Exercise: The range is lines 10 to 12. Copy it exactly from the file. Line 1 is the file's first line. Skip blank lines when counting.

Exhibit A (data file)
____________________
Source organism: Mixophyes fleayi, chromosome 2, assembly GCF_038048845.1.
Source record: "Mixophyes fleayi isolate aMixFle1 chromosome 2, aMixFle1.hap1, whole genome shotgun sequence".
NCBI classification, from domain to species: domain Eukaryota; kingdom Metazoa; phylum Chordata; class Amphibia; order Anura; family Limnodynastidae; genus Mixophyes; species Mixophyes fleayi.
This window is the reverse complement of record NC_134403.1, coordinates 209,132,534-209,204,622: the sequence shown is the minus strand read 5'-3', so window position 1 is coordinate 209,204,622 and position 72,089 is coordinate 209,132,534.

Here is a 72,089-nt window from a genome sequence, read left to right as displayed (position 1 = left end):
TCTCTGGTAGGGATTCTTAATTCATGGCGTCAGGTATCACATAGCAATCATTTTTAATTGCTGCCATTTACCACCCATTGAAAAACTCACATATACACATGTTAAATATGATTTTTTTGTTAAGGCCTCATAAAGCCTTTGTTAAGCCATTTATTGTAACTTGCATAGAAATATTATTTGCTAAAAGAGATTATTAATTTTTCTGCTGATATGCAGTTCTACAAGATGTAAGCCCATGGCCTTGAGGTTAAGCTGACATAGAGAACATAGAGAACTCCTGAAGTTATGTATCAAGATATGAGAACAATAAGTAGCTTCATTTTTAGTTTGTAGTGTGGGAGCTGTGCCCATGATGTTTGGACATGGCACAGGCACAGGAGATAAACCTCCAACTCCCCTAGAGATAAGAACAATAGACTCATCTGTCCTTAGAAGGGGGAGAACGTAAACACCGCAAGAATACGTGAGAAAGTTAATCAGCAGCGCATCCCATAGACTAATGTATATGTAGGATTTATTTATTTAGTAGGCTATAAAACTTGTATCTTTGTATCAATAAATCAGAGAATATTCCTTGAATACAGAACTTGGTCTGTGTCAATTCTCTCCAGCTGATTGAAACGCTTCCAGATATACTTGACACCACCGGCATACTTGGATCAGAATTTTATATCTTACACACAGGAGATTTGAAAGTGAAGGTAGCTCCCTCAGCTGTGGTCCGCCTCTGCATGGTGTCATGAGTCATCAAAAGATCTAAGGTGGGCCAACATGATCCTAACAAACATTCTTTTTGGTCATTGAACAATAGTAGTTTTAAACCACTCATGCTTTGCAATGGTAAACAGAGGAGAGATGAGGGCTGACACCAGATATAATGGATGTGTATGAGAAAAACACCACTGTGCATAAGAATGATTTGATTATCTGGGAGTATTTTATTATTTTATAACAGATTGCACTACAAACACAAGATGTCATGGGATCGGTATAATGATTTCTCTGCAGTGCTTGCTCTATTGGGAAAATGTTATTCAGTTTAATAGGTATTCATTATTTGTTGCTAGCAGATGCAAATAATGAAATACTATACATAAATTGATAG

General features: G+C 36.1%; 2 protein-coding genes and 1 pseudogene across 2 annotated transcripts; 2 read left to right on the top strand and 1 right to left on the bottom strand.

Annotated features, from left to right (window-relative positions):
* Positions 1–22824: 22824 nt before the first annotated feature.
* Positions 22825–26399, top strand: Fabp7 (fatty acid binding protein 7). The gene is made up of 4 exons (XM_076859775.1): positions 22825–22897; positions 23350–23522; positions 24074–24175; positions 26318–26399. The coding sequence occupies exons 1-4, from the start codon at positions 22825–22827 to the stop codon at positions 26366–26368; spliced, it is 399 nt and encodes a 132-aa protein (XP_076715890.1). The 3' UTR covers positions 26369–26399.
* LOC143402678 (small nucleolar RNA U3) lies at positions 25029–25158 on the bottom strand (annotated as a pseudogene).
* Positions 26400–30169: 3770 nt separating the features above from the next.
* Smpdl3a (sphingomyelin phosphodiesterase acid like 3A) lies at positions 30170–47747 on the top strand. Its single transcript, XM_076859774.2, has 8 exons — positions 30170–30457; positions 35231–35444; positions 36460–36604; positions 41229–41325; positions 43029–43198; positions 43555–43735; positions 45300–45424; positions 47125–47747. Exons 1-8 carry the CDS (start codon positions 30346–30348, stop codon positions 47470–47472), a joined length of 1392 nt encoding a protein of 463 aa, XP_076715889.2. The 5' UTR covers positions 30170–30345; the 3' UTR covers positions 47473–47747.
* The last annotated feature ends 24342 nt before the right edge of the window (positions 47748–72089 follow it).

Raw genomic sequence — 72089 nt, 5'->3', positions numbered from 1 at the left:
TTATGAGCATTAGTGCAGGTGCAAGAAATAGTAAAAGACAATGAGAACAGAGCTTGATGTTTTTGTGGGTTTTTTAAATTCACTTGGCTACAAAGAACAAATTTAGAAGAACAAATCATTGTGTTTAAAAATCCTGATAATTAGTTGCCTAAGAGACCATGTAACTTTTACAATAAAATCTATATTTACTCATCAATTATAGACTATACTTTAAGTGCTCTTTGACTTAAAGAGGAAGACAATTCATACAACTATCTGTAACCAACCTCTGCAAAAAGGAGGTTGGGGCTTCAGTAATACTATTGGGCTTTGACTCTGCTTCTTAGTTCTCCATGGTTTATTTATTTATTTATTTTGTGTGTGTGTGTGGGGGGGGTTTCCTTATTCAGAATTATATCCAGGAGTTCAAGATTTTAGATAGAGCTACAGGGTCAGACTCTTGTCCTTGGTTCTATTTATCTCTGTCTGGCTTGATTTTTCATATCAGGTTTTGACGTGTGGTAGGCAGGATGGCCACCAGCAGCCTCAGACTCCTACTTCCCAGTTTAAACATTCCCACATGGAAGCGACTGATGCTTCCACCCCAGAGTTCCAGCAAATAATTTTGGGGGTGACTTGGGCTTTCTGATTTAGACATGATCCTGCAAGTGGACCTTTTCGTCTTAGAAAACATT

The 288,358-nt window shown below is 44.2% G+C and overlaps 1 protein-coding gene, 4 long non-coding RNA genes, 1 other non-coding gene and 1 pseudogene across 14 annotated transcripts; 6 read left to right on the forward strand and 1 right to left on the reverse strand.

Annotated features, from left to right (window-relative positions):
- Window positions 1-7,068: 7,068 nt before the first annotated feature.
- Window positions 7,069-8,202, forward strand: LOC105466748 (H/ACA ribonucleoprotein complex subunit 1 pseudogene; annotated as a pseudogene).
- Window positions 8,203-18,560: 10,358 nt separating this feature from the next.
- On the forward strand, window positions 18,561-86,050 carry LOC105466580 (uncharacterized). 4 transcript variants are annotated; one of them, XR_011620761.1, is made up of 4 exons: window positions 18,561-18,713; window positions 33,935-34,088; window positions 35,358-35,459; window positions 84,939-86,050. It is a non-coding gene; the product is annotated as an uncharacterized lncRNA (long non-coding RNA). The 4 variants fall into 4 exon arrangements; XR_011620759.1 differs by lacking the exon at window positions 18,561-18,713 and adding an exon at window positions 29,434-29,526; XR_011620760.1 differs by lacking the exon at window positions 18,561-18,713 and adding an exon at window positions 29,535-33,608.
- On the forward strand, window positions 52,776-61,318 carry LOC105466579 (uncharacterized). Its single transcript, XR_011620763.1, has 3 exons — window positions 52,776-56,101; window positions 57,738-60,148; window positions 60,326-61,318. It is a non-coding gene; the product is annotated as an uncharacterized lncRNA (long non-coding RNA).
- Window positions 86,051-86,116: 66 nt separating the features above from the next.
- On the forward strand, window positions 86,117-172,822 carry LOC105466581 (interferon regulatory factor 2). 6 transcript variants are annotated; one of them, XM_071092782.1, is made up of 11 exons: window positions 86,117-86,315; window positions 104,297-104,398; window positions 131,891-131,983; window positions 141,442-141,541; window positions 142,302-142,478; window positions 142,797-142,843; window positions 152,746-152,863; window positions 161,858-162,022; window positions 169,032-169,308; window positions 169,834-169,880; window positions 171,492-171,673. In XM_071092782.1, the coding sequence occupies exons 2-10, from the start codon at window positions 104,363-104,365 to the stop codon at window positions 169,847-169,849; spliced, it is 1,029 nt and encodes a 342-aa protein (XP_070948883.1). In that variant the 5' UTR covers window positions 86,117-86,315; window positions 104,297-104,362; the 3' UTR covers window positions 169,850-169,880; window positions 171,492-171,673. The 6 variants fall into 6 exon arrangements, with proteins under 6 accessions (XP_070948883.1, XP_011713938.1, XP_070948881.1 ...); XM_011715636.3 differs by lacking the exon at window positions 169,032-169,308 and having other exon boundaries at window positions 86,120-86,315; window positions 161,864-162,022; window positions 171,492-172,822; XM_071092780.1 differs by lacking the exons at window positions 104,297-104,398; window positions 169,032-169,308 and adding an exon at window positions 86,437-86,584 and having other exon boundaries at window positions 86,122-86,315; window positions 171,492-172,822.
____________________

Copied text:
* Positions 22825–26399, top strand: Fabp7 (fatty acid binding protein 7). The gene is made up of 4 exons (XM_076859775.1): positions 22825–22897; positions 23350–23522; positions 24074–24175; positions 26318–26399. The coding sequence occupies exons 1-4, from the start codon at positions 22825–22827 to the stop codon at positions 26366–26368; spliced, it is 399 nt and encodes a 132-aa protein (XP_076715890.1). The 3' UTR covers positions 26369–26399.
* LOC143402678 (small nucleolar RNA U3) lies at positions 25029–25158 on the bottom strand (annotated as a pseudogene).
* Positions 26400–30169: 3770 nt separating the features above from the next.